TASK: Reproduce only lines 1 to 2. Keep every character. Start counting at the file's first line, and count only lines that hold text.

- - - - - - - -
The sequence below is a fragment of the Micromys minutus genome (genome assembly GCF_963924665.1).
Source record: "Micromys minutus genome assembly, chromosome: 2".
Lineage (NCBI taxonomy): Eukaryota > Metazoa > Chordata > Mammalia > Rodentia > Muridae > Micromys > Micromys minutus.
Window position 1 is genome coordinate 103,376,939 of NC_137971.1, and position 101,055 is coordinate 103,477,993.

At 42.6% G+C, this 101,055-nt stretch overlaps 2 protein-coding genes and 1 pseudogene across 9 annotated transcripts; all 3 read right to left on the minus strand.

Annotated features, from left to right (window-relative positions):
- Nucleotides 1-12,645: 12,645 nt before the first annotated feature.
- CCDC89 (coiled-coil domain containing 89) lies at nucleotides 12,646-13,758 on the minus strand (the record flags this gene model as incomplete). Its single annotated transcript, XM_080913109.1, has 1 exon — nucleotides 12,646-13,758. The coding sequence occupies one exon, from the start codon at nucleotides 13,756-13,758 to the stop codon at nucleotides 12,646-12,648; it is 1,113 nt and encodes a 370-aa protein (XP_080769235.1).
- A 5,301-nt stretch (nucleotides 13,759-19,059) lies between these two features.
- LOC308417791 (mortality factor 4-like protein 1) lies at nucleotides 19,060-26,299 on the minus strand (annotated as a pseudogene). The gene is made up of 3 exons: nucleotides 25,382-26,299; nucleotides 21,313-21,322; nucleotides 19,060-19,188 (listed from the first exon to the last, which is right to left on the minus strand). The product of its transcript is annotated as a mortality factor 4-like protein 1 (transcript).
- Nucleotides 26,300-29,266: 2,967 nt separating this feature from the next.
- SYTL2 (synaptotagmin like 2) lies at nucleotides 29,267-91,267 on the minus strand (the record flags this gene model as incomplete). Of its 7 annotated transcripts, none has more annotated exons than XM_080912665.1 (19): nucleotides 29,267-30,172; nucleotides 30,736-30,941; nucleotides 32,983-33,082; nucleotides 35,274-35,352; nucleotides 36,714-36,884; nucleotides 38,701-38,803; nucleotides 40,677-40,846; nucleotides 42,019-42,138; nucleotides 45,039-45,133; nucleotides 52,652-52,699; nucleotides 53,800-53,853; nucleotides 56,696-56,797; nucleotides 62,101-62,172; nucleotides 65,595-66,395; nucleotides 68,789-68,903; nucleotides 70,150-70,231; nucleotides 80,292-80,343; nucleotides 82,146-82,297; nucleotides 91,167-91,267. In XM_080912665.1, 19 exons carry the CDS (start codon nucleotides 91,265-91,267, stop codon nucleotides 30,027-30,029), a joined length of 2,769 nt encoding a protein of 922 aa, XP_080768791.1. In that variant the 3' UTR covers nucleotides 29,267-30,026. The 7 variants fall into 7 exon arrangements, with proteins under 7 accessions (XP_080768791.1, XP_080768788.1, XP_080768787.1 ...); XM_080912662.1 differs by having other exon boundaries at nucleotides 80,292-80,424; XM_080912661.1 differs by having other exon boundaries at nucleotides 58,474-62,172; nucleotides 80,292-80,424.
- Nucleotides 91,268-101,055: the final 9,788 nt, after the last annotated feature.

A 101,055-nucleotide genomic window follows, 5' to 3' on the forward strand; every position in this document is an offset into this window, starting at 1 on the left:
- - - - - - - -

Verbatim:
The sequence below is a fragment of the Micromys minutus genome (genome assembly GCF_963924665.1).
Source record: "Micromys minutus genome assembly, chromosome: 2".